“How many people ruin themselves by laying out money on trinkets of frivolous utility? What pleases these lovers of toys is not so much the utility, as the aptness of the machines which are fitted to promote it. All their pockets are stuffed with little conveniences.”

Other gaps in knowledge and sympathy might mean that the text may not survive as an authoritative biography of Keynes. Whether such a controversial figure as Keynes could ever be captured in the definitive way attempted by Skidelsky remains an open question.

Althusser, Baldwin, Corbyn: the A B C of media matters

The philosopher Louis Althusser was adamant that the media should be viewed as an Ideological State Apparatus. He was convinced that it served as a non-repressive arm of the capitalist state. However, even significant Conservative politicians like Stanley Baldwin have bemoaned the influence of press barons. Baldwin once bitterly commented that Lord Beaverbrook and Lord Rothermere had obtained:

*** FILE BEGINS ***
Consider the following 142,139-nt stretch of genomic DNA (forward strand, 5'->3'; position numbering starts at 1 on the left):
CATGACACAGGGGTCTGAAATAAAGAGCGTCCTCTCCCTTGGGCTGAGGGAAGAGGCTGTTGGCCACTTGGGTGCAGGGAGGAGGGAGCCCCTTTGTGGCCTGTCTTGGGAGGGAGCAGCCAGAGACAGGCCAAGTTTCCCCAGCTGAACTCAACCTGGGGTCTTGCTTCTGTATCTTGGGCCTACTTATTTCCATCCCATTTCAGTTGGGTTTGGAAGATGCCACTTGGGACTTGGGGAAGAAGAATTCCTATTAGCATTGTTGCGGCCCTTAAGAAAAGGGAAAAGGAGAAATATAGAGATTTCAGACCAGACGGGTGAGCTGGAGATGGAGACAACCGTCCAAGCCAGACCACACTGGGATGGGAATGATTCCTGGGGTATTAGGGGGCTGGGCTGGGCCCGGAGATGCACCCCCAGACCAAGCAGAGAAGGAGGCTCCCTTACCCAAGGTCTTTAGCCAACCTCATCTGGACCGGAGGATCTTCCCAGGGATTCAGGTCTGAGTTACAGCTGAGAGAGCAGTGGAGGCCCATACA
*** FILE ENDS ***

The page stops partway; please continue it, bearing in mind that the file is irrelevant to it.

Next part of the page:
“power without responsibility, the prerogative of the harlot throughout the ages.”

At the present time, Jeremy Corbyn has been perceived by some as a short-term threat to a few business interests in the UK. He has been on the receiving end of a variety of shrill denunciations in the press. However, it may be wise for radical media critics to remember that journalists can change their mind.

The economic policies advocated by Mr Corbyn are not extreme. If he survives the current media onslaught to make a reshuffle, he could promote the competent Angela Eagle. If she had a major post it might put those who have criticised the composition of the Shadow Cabinet on gender terms in a really awkward position. Such a switch would have to be made without sacrificing hardly any of the populist team’s hostility to austerity because excess moderation could cost them dearly.

Corbyn and Louise Michel: lessons from the Paris Commune?

The Paris Commune and the victory of Jeremy Corbyn in the Labour leadership contest might not have very much in common. Nevertheless, both could be interpreted as manifestations of class struggle. Furthermore, it is possible to see both events as moments where socialist values bubbled up in a way which threatened to disturb the power of hegemonic ideas.